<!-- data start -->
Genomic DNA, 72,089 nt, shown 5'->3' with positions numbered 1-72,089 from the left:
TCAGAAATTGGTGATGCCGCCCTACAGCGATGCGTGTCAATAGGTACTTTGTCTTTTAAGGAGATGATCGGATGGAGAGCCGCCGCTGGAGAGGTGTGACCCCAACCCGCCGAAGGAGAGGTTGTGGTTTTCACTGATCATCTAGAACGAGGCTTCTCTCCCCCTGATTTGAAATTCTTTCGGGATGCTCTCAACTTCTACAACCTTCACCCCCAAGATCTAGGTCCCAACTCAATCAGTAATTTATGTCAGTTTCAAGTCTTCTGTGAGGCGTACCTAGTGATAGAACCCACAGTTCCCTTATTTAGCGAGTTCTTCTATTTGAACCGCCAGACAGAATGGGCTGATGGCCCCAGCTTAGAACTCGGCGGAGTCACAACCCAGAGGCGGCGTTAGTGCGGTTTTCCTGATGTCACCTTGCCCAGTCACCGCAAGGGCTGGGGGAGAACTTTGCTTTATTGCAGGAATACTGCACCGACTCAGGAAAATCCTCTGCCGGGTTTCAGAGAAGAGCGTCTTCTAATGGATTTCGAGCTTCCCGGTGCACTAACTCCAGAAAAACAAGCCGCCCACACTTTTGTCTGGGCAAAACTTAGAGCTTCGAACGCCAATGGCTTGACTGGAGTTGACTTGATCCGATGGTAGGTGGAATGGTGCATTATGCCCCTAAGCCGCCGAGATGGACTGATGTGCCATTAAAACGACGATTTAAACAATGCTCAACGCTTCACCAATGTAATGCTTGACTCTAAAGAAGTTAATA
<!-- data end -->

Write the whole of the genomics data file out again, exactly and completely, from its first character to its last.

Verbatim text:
Genomic DNA, 72,089 nt, shown 5'->3' with positions numbered 1-72,089 from the left:
TCAGAAATTGGTGATGCCGCCCTACAGCGATGCGTGTCAATAGGTACTTTGTCTTTTAAGGAGATGATCGGATGGAGAGCCGCCGCTGGAGAGGTGTGACCCCAACCCGCCGAAGGAGAGGTTGTGGTTTTCACTGATCATCTAGAACGAGGCTTCTCTCCCCCTGATTTGAAATTCTTTCGGGATGCTCTCAACTTCTACAACCTTCACCCCCAAGATCTAGGTCCCAACTCAATCAGTAATTTATGTCAGTTTCAAGTCTTCTGTGAGGCGTACCTAGTGATAGAACCCACAGTTCCCTTATTTAGCGAGTTCTTCTATTTGAACCGCCAGACAGAATGGGCTGATGGCCCCAGCTTAGAACTCGGCGGAGTCACAACCCAGAGGCGGCGTTAGTGCGGTTTTCCTGATGTCACCTTGCCCAGTCACCGCAAGGGCTGGGGGAGAACTTTGCTTTATTGCAGGAATACTGCACCGACTCAGGAAAATCCTCTGCCGGGTTTCAGAGAAGAGCGTCTTCTAATGGATTTCGAGCTTCCCGGTGCACTAACTCCAGAAAAACAAGCCGCCCACACTTTTGTCTGGGCAAAACTTAGAGCTTCGAACGCCAATGGCTTGACTGGAGTTGACTTGATCCGATGGTAGGTGGAATGGTGCATTATGCCCCTAAGCCGCCGAGATGGACTGATGTGCCATTAAAACGACGATTTAAACAATGCTCAACGCTTCACCAATGTAATGCTTGACTCTAAAGAAGTTAATA